You can set DefaultTransport.MaxConnsPerHost, but AFAIK, there's no way to set a limit if you're scraping multiple hosts. I could be wrong.

@szuecs

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commented Jan 10, 2019

@shuLhan Your example seems to hint at a single-host client, which I would consider a specialization, to which optimizations can be done, especially regarding connection pooling.

Please forgive my ignorance, but is not that what a client should do? Unless we are writing a browser, I can't think of any use case where one client can or should handle connection to several hosts (except redirection).

@shuLhan
Think about a reverse proxy case that handles multiple backends.
Of course you don't want to have a client for each backend and if it would make sense, then you would need to fix #23427 or we would have to have for each different http client a goroutine to make DNS requests happen after a while. I am also not sure about the memory footprint of a http client, which could increase of running a reverse proxy in Go.

@szuecs

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commented Feb 20, 2019

I just had another idea for the http client usage.
What about a usage like this:

response, err := http.Config({}).Client({}).Request({}).Do({})
cfg := http.Config({Version: http.Version11, Transport: {}, ConnectionPool: {},...})
// or use a default and override
cfg2 := http.DefaultConfig()
cfg2.Transport = ...
cfg2.Client({})

http.Client({ResponseTimeout: 3*time.Second, ...})
cli := http.DefaultClient()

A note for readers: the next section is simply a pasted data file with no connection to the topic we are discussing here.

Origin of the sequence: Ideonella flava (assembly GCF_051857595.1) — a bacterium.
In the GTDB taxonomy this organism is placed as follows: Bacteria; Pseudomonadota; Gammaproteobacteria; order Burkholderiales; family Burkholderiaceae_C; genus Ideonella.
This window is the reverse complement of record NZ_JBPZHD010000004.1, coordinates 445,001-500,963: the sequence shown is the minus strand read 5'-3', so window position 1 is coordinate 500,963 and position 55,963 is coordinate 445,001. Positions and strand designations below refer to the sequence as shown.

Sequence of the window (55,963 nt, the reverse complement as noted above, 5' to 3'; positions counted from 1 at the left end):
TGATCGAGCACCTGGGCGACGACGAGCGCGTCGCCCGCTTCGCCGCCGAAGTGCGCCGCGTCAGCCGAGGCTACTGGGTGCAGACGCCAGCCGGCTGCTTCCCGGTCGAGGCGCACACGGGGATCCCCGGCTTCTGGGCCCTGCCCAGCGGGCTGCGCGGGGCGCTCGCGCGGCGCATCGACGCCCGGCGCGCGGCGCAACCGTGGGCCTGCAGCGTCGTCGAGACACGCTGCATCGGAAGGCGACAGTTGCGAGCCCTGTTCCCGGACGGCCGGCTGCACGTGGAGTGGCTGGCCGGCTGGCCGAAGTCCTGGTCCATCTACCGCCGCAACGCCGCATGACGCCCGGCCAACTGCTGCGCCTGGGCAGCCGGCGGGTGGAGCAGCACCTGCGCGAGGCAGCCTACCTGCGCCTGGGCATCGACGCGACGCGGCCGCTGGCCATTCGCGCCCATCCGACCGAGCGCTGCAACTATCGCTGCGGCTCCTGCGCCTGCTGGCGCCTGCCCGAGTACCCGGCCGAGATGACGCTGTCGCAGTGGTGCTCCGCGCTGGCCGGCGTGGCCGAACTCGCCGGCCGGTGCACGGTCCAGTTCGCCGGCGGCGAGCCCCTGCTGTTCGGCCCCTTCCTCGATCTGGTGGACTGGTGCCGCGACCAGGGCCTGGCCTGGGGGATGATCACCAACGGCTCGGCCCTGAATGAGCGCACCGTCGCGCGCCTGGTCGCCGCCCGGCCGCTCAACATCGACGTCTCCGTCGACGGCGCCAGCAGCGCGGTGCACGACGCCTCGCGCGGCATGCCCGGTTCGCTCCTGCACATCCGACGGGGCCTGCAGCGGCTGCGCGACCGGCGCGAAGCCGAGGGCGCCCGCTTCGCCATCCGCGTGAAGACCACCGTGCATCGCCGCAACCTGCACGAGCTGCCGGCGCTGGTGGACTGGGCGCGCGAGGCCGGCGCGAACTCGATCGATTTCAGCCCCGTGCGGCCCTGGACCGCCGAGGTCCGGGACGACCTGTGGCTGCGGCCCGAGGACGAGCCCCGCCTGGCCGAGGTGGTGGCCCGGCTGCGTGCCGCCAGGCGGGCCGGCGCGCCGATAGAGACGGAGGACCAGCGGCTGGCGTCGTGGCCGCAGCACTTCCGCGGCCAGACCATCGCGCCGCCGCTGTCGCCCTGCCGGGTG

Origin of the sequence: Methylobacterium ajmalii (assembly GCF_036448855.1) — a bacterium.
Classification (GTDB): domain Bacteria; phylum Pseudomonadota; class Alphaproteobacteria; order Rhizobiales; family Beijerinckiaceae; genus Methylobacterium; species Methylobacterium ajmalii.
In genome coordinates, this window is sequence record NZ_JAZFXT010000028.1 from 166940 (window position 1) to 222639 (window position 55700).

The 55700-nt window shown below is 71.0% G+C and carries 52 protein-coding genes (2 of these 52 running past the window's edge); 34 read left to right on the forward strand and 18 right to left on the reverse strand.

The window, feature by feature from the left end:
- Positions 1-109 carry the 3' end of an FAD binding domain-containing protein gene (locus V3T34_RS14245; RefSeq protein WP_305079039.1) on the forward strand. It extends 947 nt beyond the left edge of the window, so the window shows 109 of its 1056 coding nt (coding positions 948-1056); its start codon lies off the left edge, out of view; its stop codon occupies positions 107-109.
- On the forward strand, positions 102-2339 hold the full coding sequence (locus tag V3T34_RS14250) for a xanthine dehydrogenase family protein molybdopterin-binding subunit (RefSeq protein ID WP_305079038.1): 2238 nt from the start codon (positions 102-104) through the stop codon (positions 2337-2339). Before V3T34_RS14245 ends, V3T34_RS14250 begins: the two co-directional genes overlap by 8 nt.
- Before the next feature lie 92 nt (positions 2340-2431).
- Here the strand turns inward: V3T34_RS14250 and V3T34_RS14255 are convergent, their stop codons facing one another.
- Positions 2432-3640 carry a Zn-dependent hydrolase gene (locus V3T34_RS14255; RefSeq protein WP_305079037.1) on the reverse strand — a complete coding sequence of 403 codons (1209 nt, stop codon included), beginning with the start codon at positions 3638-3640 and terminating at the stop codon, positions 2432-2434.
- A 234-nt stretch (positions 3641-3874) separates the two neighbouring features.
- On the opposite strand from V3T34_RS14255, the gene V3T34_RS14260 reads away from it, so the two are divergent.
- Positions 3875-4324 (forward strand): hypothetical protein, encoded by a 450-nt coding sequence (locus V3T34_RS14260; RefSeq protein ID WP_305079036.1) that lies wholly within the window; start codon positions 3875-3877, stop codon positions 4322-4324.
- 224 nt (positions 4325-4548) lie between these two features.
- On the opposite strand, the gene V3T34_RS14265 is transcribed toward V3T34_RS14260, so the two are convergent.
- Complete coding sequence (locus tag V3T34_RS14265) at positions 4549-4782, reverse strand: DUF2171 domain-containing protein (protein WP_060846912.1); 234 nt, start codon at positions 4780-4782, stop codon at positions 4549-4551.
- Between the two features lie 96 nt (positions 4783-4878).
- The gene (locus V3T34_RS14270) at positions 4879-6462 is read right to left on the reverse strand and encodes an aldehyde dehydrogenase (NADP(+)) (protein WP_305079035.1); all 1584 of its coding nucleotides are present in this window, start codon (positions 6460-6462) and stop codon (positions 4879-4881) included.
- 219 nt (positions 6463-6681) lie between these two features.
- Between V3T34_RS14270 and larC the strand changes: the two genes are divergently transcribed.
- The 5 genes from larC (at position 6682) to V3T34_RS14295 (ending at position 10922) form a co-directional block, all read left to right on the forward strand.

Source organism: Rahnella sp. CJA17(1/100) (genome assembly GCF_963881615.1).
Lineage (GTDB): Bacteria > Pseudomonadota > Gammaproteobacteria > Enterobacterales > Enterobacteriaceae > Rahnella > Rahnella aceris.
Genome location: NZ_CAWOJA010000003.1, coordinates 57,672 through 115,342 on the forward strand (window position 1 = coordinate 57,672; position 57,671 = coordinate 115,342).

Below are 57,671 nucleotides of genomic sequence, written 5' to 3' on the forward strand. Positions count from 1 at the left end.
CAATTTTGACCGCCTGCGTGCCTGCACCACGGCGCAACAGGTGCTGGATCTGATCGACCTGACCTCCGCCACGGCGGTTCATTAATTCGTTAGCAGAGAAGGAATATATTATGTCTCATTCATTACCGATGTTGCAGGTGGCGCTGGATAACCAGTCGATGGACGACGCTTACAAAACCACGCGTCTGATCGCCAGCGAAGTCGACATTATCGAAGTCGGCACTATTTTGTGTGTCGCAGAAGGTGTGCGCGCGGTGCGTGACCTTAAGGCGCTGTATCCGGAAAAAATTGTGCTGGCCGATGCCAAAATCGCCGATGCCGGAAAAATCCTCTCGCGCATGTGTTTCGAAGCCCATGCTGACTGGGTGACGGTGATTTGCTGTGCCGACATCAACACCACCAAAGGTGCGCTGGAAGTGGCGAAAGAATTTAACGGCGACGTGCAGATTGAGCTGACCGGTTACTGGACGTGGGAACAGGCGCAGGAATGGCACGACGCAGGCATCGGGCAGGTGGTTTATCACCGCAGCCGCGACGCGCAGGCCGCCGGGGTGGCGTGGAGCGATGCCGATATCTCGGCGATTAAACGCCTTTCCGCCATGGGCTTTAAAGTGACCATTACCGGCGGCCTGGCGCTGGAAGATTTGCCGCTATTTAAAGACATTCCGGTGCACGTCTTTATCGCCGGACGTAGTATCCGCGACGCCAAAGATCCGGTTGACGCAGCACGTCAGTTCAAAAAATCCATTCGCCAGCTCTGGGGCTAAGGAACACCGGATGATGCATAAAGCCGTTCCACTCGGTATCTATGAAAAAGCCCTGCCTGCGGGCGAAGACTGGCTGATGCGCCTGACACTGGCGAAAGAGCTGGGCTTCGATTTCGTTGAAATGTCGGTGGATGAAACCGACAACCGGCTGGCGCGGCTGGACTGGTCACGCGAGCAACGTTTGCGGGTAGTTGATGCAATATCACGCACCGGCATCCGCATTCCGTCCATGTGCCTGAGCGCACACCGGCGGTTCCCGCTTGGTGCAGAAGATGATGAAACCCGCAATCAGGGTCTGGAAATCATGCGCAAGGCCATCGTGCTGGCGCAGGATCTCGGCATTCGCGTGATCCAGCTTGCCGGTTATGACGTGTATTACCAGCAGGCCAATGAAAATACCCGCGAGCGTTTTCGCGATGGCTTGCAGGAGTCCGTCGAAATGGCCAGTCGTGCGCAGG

cli.ResponseTimeout = 5*time.Second

Do(
     OnData: func() {},
      ...handlers...
) Response, error 

Maybe handlers to help pipelining large response bodies, that would be efficient in memory handling. Think of a list of Pods and you need only a fraction of data, in your data collection to process in your program. We could easily enable users to use json Encode/Decode, and not read the full Body and use Marshal/Unmarshal.

Error handling would need to be done with returning nil and check nil on itself and do some noop if it's nil:

// http.Config({}).Client({}).Request({}).Do({})
func Config(cfg *Cfg) {} *Cfg {
    if cfg == nil {
        return &DefaultConfig
   }
}

func (cfg *Cfg) Client(cli *Client) *Client {
   if cfg == nil { // this would be done for all other following func receivers to do "error checking"
        return nil
   }
   ... // default cli..
}

...
@szuecs

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commented Mar 19, 2019

One more thing, I realized today:
I would like to have client connection pool data accessible for observability. For example:
How many idle connections do we have for a host and in general?